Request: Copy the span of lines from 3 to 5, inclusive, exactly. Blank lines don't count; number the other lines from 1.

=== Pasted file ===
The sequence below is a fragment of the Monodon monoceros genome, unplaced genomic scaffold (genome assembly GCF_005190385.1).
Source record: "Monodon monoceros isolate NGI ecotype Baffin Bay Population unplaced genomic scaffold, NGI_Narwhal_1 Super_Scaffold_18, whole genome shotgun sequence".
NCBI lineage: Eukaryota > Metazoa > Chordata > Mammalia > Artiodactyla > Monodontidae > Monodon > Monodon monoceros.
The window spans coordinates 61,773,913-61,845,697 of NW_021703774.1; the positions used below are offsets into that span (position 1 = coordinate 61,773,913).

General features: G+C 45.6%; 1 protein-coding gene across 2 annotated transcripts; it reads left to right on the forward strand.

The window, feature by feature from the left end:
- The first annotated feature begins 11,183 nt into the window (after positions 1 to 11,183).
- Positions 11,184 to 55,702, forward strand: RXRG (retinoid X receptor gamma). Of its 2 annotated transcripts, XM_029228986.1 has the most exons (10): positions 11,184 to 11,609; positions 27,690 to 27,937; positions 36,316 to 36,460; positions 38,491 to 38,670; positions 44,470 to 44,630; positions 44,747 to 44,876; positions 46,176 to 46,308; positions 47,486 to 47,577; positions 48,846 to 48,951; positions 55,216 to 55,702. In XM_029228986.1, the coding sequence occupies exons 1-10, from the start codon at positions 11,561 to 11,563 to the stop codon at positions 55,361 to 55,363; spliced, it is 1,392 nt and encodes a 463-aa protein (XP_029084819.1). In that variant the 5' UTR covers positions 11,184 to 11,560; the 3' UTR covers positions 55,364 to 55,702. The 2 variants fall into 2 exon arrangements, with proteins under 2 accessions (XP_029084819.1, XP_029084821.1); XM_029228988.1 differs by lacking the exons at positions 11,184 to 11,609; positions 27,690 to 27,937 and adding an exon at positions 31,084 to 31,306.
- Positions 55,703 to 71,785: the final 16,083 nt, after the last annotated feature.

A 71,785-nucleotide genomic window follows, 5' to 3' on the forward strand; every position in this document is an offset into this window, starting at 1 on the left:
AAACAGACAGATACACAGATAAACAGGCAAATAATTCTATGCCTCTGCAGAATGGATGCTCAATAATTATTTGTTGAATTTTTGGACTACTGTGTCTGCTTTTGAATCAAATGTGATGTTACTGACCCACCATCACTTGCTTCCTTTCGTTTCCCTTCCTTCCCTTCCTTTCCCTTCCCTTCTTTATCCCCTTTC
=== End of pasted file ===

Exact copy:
NCBI lineage: Eukaryota > Metazoa > Chordata > Mammalia > Artiodactyla > Monodontidae > Monodon > Monodon monoceros.
The window spans coordinates 61,773,913-61,845,697 of NW_021703774.1; the positions used below are offsets into that span (position 1 = coordinate 61,773,913).

General features: G+C 45.6%; 1 protein-coding gene across 2 annotated transcripts; it reads left to right on the forward strand.